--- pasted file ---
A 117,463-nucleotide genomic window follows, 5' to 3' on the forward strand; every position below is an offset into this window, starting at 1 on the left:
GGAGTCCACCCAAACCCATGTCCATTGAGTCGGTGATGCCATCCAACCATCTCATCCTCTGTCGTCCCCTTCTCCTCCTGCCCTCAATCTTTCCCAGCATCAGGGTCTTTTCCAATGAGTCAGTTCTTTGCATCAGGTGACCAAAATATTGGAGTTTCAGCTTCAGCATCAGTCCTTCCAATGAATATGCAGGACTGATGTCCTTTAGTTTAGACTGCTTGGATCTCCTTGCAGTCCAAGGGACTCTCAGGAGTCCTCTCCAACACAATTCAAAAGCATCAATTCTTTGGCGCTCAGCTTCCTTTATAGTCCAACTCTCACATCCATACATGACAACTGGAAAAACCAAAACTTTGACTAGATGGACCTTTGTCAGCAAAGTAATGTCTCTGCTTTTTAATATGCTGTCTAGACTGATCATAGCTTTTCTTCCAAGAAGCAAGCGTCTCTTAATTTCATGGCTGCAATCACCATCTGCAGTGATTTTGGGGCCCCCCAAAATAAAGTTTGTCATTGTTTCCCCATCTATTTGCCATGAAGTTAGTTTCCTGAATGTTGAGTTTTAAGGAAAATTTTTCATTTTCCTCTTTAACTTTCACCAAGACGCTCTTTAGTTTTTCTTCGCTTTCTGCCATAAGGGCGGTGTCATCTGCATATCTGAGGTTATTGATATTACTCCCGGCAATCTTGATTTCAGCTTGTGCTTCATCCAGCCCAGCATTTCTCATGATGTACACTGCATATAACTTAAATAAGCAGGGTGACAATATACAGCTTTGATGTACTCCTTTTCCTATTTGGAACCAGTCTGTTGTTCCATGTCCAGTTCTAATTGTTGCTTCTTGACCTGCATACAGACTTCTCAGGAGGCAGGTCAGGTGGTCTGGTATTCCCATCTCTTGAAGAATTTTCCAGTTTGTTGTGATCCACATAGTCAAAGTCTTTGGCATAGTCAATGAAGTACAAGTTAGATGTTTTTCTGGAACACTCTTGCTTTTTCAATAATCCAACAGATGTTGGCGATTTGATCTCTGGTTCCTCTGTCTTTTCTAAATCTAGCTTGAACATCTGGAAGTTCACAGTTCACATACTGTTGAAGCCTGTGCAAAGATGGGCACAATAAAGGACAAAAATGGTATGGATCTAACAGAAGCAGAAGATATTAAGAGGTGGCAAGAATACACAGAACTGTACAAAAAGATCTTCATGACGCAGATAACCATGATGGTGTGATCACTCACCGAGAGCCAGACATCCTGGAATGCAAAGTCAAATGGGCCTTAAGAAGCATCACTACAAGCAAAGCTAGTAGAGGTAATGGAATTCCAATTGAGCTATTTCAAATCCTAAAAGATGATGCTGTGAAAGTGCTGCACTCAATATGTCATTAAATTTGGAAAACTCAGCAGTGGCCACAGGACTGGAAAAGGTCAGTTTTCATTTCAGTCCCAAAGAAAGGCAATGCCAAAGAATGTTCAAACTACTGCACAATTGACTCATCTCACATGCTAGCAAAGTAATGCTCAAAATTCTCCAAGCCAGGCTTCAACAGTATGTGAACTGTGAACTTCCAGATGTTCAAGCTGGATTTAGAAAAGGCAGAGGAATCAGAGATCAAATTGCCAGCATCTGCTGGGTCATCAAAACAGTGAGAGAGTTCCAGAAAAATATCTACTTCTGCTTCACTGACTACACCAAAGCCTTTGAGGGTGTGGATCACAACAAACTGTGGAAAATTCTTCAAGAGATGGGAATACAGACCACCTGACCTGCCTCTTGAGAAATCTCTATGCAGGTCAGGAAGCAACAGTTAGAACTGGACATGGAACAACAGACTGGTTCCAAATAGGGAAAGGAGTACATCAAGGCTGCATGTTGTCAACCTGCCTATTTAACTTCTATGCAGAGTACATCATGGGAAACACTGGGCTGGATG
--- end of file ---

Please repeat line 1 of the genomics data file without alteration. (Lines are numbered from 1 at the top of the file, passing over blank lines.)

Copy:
A 117,463-nucleotide genomic window follows, 5' to 3' on the forward strand; every position below is an offset into this window, starting at 1 on the left: